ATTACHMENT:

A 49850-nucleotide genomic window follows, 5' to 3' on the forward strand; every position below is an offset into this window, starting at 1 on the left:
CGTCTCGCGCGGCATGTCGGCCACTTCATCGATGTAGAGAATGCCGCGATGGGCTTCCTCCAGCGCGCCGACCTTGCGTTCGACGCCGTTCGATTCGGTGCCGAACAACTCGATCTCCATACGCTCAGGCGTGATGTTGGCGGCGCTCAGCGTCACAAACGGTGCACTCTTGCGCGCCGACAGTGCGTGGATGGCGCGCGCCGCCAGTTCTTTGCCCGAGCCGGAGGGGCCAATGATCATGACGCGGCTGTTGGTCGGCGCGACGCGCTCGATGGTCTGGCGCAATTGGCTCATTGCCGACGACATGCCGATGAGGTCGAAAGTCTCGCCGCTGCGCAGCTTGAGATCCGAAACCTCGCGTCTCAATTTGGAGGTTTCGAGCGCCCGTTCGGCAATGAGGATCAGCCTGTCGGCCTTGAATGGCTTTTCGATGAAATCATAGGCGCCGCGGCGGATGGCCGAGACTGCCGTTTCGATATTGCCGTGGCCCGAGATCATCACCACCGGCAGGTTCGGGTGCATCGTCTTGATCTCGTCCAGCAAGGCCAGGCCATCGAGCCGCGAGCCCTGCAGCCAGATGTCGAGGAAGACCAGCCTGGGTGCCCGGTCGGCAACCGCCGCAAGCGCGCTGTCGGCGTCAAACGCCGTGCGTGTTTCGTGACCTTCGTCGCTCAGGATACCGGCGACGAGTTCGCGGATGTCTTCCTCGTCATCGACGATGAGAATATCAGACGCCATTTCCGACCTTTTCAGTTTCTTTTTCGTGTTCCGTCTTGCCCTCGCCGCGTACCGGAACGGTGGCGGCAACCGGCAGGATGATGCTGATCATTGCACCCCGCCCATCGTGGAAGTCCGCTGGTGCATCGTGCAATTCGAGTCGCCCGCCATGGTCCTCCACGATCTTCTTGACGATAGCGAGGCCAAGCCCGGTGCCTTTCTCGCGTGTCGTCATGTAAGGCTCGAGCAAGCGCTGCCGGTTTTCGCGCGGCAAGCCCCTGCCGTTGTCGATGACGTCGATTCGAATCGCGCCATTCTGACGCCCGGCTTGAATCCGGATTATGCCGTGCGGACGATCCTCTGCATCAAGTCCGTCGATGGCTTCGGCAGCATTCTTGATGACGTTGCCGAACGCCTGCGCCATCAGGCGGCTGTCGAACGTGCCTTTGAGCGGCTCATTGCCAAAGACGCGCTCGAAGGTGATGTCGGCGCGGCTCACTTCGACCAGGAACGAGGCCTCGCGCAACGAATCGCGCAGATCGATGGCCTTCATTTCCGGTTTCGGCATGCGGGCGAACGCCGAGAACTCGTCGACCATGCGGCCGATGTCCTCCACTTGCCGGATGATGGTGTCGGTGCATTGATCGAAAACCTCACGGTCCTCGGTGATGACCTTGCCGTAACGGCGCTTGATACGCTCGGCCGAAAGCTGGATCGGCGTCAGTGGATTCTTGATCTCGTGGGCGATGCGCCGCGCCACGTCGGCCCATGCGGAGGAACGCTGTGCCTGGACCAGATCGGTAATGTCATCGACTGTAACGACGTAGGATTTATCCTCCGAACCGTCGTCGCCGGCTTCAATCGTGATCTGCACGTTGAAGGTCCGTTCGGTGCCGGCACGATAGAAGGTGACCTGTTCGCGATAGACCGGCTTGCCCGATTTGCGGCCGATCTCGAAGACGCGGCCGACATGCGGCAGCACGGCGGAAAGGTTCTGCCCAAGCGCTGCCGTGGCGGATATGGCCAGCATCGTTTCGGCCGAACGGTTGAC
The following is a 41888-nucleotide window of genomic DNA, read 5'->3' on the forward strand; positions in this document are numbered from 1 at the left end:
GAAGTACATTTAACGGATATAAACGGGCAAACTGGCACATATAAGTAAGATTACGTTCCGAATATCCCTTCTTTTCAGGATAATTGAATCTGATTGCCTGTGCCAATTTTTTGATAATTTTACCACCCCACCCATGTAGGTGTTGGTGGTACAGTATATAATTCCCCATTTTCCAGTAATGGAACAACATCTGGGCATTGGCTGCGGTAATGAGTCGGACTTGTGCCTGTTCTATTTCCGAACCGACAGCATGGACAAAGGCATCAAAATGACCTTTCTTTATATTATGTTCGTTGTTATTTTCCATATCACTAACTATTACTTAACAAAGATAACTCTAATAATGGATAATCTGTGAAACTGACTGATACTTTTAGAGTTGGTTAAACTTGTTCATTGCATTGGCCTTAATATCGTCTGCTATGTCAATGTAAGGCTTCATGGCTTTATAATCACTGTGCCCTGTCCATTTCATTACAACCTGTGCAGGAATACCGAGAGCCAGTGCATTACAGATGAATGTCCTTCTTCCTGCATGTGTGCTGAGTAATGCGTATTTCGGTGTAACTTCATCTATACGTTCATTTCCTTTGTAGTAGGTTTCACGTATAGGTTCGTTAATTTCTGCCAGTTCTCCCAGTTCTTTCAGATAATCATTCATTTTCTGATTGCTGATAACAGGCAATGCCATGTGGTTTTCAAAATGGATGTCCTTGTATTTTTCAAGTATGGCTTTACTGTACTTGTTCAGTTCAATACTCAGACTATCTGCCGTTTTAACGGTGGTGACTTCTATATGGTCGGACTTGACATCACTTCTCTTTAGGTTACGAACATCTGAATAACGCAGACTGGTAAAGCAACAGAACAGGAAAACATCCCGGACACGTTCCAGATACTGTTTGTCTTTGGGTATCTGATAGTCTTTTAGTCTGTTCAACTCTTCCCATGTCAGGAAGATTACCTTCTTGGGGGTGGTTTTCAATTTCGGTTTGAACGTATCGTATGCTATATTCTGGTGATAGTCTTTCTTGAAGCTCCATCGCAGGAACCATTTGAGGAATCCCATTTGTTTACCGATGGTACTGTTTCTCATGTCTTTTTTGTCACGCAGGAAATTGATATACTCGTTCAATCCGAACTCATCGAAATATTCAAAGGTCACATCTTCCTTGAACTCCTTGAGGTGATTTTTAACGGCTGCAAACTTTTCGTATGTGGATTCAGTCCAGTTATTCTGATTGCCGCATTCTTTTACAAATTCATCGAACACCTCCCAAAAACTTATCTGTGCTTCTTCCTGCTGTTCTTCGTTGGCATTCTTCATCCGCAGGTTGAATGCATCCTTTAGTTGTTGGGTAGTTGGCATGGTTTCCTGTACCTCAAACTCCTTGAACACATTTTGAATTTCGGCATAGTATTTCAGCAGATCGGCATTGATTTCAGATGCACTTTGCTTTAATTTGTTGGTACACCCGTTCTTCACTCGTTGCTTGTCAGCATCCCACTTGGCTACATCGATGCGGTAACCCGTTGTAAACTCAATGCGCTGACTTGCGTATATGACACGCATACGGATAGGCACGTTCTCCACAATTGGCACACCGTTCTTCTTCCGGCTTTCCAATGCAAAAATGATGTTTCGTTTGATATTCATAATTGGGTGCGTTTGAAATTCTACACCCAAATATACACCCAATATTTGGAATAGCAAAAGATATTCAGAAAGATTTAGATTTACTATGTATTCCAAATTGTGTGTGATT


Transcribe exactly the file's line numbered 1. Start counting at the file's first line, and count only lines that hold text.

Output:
A 49850-nucleotide genomic window follows, 5' to 3' on the forward strand; every position below is an offset into this window, starting at 1 on the left: